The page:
Contesting Human Remains in Museum Collections: The Crisis of Cultural Authority
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Simultaneously published in the UK --T.p. verso.
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Full details for this title
|Library of Congress
||Human remains (Archaeology), Cultural property - Repatriation, Human remains (Archaeology) - Repatriation, Indigenous peoples - Antiquities - Collection and preservation, Cultural property - Moral and ethical aspects
|Number of Pages
Description of this Book
Museums have displayed and researched human remains since the eighteenth century, but in the last three decades skeletons and body parts have become subject to high-profile claims and controversies. From the late 1980s indigenous groups, radical archaeologists, anthropologists, and museum professionals campaigned for the repatriation of human remains to culturally affiliated groups who had suffered from colonization. The demands for return have however been fiercely contested by those who research the material professionally and consider it to be unique evidence. This book charts the influences at play on the contestation over human remains and examines the construction of this problem from a cultural perspective. The academic and popular literature interprets changes to museums as a result of external factors. By drawing on empirical research including extensive interviews with the claims-making groups, ethnographic work, document, media, and policy analysis, Contesting Human Remains in Museum Collections demonstrates that strong internal influences do in fact exist a laying bare the neglected but significant importance of the profession in constructing the issue. The only book to examine the construction of contestation over human remains from a sociological perspective, Contesting Human Remains advances an emerging area of academic research, setting the terms of debate, synthesizing disparate ideas, and making sense of a broader cultural focus on dead bodies in the contemporary period.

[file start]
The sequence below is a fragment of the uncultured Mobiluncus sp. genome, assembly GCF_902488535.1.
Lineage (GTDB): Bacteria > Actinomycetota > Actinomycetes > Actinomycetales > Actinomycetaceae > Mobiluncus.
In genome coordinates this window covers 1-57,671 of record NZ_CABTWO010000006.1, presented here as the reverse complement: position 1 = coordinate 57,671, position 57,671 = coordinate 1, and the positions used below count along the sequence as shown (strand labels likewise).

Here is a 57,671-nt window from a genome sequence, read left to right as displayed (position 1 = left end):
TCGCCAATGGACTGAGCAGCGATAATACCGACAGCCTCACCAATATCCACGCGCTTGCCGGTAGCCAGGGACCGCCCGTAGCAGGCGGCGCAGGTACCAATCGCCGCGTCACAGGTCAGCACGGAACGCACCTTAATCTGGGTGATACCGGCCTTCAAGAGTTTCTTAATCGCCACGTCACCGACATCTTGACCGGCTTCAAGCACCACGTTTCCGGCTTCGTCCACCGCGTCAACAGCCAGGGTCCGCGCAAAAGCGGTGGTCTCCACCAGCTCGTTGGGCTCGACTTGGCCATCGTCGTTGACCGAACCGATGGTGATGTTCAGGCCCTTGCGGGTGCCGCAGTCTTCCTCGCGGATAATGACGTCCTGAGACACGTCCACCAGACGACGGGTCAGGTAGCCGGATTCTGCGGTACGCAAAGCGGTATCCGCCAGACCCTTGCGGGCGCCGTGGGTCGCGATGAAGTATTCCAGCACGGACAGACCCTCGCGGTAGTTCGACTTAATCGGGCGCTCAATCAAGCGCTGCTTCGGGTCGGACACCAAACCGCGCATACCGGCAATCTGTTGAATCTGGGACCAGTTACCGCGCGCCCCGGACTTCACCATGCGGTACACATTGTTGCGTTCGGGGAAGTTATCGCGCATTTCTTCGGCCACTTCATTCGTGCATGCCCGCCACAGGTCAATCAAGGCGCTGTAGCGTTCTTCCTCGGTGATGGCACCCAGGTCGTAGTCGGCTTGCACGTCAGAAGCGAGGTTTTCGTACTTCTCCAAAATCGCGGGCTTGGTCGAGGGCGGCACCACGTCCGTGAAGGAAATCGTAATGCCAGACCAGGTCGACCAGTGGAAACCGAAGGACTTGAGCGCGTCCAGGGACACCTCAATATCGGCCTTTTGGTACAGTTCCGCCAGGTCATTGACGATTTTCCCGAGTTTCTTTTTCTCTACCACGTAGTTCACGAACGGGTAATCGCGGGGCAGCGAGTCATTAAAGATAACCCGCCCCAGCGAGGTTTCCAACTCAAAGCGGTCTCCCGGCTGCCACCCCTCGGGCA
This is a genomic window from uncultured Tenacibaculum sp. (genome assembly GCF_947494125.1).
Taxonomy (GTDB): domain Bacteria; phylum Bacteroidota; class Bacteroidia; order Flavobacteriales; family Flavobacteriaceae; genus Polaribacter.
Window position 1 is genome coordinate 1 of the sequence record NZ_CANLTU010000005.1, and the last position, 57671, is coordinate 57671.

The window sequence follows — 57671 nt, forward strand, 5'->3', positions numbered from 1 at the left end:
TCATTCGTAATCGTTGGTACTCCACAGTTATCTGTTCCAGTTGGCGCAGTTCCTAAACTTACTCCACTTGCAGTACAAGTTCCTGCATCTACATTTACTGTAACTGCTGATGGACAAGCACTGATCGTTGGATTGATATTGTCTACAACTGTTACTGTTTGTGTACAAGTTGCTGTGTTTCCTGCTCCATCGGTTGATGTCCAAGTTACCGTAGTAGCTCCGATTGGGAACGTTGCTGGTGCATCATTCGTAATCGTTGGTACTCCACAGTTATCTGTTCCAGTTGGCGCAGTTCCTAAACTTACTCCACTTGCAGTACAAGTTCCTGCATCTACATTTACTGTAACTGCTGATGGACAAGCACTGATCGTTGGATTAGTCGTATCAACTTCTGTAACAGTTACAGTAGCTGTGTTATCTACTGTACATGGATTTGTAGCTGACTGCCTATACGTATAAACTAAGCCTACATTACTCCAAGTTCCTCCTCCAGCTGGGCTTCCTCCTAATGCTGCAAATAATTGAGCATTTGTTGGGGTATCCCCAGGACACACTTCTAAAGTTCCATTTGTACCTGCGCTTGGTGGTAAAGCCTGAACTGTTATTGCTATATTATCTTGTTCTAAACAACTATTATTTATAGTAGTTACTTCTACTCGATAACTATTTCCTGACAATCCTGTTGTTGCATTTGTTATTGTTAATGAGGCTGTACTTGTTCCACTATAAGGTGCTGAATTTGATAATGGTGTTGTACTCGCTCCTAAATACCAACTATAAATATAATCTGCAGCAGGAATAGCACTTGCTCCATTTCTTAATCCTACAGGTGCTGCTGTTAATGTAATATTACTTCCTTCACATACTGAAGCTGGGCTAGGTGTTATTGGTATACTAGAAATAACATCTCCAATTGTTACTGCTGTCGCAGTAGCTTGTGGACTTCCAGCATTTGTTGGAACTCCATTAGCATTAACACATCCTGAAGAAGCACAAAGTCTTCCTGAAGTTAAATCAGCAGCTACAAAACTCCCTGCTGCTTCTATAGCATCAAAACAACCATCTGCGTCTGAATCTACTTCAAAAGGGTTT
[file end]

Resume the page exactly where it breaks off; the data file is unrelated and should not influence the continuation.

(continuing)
Awards, Reviews & Star Ratings
||'this is an excellent and detailed introduction to an important topic in the museum field today.' -- Annette Rein, ICOM News
Dr Tiffany Jenkins is arts and society director of the London based think-tank, the Institute of Ideas. She is a Visiting Fellow at the London School of Economics and a member of the Working Group on Cultural Property and Heritage Law. She writes and comments for the national media on cultural matters.